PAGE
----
Many employers who interview at Northern like to schedule pre-recruitment meetings - usually called "premeets." These events give them an opportunity to describe their organizations and the career opportunities they have to offer, saving you time and effort in preparing for your interviews.
Do you have to go?
Closed premeets are scheduled by employers who want to talk only to those students who have interview appointments, usually for the next day. Make every effort to attend these meetings - your prospective boss asked you to be there, and your competition is going to be there. Unless noted as an Open House activity, all premeets are considered to be closed.
There are two basic types of premeets:
1) A social event. There will usually be several employer representatives, refreshments may be served, and the tone of the event is fairly relaxed. At some point one or more of the representatives will talk about the company, career opportunities, etc., and then you will have an opportunity to ask questions. Want to look like a star candidate? Ask a question. It shows you're paying attention and aren't intimidated by the situation.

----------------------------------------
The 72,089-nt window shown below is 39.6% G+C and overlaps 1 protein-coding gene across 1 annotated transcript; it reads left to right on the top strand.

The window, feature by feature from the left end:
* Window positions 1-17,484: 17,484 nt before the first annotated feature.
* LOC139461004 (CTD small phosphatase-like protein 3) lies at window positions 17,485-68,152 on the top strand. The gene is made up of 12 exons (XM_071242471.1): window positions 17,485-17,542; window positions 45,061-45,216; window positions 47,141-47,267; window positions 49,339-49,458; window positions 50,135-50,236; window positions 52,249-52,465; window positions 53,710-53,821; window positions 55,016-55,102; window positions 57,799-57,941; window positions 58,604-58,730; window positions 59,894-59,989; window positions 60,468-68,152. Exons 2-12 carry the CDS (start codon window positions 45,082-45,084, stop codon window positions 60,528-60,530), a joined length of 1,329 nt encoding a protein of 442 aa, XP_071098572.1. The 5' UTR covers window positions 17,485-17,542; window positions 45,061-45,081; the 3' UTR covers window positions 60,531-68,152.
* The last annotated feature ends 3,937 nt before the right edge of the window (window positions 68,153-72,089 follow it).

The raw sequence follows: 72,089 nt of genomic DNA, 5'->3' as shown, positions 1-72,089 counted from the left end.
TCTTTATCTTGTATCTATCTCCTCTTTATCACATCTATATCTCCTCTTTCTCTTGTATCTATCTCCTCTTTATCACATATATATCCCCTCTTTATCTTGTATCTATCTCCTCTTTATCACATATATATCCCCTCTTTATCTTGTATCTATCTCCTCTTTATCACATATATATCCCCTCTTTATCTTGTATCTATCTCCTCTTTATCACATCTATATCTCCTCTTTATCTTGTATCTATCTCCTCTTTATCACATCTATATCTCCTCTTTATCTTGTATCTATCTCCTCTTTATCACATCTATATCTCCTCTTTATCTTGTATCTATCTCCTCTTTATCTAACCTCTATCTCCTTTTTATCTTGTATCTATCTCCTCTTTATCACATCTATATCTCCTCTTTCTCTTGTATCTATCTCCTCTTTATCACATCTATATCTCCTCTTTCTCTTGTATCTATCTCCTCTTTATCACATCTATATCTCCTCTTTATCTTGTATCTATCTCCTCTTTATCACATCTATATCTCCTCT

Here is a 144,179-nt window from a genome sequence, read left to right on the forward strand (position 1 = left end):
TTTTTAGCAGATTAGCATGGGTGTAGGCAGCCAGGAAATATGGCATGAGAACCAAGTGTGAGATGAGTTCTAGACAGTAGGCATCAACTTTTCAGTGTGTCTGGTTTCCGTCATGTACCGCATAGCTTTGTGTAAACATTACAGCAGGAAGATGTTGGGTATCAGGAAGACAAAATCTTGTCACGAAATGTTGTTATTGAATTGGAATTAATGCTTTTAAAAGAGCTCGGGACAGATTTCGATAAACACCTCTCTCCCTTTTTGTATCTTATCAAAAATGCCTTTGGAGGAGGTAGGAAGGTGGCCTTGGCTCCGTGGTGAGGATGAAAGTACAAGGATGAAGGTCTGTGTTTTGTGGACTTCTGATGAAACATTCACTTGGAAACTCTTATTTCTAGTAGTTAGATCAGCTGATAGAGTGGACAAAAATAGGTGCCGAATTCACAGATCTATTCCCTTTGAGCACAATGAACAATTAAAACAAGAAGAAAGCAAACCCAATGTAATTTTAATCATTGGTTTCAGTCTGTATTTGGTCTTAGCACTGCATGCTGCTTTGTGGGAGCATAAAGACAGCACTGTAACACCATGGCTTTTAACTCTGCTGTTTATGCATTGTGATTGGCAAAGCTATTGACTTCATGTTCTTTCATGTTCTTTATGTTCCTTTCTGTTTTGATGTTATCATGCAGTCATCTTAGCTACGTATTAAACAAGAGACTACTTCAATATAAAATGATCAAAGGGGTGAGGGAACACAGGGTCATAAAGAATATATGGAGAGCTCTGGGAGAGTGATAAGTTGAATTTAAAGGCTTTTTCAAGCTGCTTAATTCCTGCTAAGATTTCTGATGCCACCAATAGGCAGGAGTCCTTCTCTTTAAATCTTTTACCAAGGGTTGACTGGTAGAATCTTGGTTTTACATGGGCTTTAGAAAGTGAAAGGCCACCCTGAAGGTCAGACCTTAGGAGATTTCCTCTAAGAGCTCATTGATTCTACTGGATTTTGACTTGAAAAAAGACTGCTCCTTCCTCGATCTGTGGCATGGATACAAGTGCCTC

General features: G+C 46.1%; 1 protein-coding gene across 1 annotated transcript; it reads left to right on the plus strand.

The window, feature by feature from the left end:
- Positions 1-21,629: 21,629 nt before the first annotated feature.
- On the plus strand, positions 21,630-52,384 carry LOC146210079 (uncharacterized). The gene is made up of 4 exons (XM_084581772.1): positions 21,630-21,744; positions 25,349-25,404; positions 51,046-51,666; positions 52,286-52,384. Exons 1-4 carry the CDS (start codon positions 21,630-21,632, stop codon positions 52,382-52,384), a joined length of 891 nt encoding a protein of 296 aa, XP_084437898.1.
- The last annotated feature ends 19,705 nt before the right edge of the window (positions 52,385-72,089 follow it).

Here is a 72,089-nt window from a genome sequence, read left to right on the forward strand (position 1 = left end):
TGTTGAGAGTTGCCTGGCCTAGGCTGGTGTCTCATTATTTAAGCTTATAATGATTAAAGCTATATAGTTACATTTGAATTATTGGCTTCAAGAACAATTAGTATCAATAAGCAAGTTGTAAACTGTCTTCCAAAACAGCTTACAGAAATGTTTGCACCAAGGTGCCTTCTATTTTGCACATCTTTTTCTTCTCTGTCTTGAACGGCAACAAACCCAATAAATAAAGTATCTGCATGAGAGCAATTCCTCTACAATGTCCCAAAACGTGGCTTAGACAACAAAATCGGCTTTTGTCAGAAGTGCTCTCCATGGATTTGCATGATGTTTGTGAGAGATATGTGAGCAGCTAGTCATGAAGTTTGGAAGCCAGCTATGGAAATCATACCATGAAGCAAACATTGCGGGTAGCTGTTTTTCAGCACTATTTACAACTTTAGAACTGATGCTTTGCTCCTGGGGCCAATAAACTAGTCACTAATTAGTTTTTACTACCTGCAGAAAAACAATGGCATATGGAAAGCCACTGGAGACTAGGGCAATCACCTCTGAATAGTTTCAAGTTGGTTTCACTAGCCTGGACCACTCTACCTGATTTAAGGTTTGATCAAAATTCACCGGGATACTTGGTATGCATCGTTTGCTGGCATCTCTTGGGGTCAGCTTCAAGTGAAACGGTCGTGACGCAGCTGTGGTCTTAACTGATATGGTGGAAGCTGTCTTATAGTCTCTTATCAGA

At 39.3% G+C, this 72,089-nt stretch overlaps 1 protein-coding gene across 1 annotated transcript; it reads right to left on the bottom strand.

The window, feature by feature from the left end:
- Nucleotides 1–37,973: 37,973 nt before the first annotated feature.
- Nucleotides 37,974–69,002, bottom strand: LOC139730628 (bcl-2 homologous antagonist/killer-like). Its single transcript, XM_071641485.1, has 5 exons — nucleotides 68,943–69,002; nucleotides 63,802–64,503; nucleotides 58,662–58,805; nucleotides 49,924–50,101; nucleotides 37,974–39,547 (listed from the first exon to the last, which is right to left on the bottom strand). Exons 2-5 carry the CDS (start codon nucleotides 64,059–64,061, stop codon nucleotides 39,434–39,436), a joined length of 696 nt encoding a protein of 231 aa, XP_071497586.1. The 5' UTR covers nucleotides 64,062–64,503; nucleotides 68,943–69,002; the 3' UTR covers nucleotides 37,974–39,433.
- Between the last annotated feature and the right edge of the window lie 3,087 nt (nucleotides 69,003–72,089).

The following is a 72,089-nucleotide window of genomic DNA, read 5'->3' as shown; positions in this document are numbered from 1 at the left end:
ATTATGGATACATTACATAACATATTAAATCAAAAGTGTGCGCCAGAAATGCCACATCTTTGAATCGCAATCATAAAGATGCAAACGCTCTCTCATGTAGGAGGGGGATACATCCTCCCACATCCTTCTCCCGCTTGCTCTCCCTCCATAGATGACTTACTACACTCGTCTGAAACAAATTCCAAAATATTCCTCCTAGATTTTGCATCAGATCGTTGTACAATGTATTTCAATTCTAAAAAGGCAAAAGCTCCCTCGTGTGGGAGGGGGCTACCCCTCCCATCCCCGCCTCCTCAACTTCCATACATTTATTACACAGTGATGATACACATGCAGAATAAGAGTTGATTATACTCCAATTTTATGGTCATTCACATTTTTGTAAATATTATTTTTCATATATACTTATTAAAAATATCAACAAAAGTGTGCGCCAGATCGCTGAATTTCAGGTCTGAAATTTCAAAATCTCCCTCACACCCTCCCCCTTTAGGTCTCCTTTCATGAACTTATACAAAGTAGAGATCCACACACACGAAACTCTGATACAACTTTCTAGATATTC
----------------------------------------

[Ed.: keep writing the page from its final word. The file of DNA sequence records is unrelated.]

2) A business seminar. There is usually only one employer representative. He or she will describe the job for which you are applying and provide background information on the company. You will be given plenty of opportunity to ask questions.
Appropriate attire for pre-recruitment activities is usually "business casual" even if it is billed as "informal". Business casual means slacks, sport coats/sweaters, and sport shirts with or without a tie for the men, and dresses or skirts/slacks and jackets for the women.
You will never be expected to miss class so that you can attend a premeet. If there is more than one section of your class, see if you can attend an alternate section. If you have a part-time job and are scheduled to work at the time of a premeet, try to trade hours with someone, but don't jeopardize your income or that good reference you're probably hoping for.
Since a premeet is, from the employer's perspective, an integral part of the interview process, you must inform them in advance if you will be unable to attend. If they find that more than just a few students can't attend, they may change the time or date of the event.